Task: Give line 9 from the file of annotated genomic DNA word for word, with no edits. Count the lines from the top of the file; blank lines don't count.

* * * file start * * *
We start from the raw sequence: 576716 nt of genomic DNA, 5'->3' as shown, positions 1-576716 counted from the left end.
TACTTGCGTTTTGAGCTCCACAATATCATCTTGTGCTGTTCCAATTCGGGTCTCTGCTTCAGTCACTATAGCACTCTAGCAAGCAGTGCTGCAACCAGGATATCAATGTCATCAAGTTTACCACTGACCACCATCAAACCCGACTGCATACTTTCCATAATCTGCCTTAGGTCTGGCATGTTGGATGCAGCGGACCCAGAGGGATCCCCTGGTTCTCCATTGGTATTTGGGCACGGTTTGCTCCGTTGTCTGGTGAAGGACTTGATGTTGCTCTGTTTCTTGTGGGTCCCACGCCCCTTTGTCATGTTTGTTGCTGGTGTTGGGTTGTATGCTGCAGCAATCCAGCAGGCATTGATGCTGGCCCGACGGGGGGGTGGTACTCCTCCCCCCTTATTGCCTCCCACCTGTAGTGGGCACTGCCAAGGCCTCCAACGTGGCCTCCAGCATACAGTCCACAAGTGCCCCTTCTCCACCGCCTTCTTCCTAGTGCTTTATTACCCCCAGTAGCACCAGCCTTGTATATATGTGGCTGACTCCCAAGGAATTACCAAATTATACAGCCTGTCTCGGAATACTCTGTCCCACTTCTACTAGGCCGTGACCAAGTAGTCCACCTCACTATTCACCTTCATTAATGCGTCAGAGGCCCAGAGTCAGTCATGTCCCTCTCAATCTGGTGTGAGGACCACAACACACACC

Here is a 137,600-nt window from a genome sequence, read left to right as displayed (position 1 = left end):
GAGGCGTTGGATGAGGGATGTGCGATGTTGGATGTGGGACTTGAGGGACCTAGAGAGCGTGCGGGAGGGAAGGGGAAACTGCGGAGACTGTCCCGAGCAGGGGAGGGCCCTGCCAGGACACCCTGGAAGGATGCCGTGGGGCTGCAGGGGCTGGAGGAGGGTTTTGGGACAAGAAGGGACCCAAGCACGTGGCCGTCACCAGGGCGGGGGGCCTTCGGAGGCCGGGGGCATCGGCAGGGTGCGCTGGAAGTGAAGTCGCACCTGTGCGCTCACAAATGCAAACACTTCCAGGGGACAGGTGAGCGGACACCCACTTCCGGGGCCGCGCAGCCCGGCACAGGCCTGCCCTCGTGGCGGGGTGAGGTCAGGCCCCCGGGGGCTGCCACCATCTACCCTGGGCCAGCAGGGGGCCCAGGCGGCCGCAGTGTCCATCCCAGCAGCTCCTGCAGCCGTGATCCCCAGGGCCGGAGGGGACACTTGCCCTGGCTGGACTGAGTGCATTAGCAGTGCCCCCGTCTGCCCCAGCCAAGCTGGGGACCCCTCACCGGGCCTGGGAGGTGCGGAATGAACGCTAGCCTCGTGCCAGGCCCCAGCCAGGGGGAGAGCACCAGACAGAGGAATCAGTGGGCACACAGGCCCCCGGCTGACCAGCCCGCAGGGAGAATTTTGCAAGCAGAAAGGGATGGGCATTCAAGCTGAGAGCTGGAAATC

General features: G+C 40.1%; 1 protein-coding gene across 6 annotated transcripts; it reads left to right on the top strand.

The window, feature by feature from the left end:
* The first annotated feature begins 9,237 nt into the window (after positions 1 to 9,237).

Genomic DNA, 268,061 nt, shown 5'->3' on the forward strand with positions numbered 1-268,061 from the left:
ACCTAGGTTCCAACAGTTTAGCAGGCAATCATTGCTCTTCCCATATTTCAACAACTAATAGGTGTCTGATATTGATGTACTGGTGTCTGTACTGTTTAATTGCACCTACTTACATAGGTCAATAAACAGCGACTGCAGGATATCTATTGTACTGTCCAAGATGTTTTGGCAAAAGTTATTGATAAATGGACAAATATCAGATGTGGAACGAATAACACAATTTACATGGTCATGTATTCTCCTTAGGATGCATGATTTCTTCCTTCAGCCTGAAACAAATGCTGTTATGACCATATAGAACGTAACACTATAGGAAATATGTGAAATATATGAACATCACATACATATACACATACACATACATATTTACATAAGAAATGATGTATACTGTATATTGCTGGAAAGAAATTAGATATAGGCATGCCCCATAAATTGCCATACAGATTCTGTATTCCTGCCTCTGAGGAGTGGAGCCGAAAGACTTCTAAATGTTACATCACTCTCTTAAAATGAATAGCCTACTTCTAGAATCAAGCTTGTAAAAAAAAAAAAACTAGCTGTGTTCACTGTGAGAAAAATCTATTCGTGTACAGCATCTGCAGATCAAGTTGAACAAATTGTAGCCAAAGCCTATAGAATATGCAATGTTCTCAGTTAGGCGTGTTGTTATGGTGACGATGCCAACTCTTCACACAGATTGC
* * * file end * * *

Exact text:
ACCTAGGTTCCAACAGTTTAGCAGGCAATCATTGCTCTTCCCATATTTCAACAACTAATAGGTGTCTGATATTGATGTACTGGTGTCTGTACTGTTTAATTGCACCTACTTACATAGGTCAATAAACAGCGACTGCAGGATATCTATTGTACTGTCCAAGATGTTTTGGCAAAAGTTATTGATAAATGGACAAATATCAGATGTGGAACGAATAACACAATTTACATGGTCATGTATTCTCCTTAGGATGCATGATTTCTTCCTTCAGCCTGAAACAAATGCTGTTATGACCATATAGAACGTAACACTATAGGAAATATGTGAAATATATGAACATCACATACATATACACATACACATACATATTTACATAAGAAATGATGTATACTGTATATTGCTGGAAAGAAATTAGATATAGGCATGCCCCATAAATTGCCATACAGATTCTGTATTCCTGCCTCTGAGGAGTGGAGCCGAAAGACTTCTAAATGTTACATCACTCTCTTAAAATGAATAGCCTACTTCTAGAATCAAGCTTGTAAAAAAAAAAAAACTAGCTGTGTTCACTGTGAGAAAAATCTATTCGTGTACAGCATCTGCAGATCAAGTTGAACAAATTGTAGCCAAAGCCTATAGAATATGCAATGTTCTCAGTTAGGCGTGTTGTTATGGTGACGATGCCAACTCTTCACACAGATTGC